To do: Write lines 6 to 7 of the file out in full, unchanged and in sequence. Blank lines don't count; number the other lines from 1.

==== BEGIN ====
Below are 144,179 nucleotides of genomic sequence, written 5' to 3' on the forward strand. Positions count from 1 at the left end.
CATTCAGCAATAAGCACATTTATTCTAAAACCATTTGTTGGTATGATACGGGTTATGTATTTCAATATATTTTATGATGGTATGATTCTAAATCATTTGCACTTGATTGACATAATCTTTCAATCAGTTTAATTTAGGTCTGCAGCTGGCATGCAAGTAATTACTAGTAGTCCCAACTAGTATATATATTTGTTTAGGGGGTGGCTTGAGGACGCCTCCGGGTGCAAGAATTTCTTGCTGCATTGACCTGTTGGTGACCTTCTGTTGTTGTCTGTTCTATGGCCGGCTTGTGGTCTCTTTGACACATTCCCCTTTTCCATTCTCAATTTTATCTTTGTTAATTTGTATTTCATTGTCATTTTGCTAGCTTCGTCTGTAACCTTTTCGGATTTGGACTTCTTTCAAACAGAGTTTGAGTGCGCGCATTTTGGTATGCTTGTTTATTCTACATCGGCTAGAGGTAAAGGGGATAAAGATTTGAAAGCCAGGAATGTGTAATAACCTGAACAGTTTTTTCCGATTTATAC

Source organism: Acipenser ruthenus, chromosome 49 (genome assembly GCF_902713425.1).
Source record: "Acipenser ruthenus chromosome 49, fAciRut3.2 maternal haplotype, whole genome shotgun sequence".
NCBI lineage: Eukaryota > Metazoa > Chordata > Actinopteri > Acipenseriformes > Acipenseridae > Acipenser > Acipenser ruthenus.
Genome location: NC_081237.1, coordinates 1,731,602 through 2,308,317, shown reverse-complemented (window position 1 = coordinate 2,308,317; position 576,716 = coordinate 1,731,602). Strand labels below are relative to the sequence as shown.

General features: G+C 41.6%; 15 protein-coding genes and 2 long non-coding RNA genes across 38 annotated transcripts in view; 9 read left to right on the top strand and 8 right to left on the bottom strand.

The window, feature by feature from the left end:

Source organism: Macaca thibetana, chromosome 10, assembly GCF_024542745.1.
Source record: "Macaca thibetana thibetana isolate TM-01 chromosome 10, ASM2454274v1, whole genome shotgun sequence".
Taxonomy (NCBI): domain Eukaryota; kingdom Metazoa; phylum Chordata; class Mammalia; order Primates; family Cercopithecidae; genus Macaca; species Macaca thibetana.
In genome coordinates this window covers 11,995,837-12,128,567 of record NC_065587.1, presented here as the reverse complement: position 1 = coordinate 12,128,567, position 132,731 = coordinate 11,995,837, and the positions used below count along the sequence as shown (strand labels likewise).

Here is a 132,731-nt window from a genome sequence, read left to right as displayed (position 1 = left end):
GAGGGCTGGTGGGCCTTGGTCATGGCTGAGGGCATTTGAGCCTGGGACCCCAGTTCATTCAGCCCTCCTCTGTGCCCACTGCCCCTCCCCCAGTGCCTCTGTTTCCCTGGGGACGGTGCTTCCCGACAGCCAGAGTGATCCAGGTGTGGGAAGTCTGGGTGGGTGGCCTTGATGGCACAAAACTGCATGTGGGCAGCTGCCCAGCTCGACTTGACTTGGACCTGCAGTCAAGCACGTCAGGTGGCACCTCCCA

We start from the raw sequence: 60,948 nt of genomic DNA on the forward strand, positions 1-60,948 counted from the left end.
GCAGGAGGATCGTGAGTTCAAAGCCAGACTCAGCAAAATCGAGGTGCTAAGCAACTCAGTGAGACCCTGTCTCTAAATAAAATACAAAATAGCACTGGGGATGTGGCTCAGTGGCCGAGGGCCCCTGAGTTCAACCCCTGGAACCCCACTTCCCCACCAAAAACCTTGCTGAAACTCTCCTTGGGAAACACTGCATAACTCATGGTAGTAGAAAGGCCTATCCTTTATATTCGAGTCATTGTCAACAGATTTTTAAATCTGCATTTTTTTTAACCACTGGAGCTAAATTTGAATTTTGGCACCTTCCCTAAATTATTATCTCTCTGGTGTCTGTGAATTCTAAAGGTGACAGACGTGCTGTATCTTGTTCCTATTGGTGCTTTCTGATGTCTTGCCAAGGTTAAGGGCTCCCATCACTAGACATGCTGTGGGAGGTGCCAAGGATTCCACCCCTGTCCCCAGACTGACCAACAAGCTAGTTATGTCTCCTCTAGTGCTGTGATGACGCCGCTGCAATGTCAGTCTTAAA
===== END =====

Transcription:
Genome location: NC_081237.1, coordinates 1,731,602 through 2,308,317, shown reverse-complemented (window position 1 = coordinate 2,308,317; position 576,716 = coordinate 1,731,602). Strand labels below are relative to the sequence as shown.

General features: G+C 41.6%; 15 protein-coding genes and 2 long non-coding RNA genes across 38 annotated transcripts in view; 9 read left to right on the top strand and 8 right to left on the bottom strand.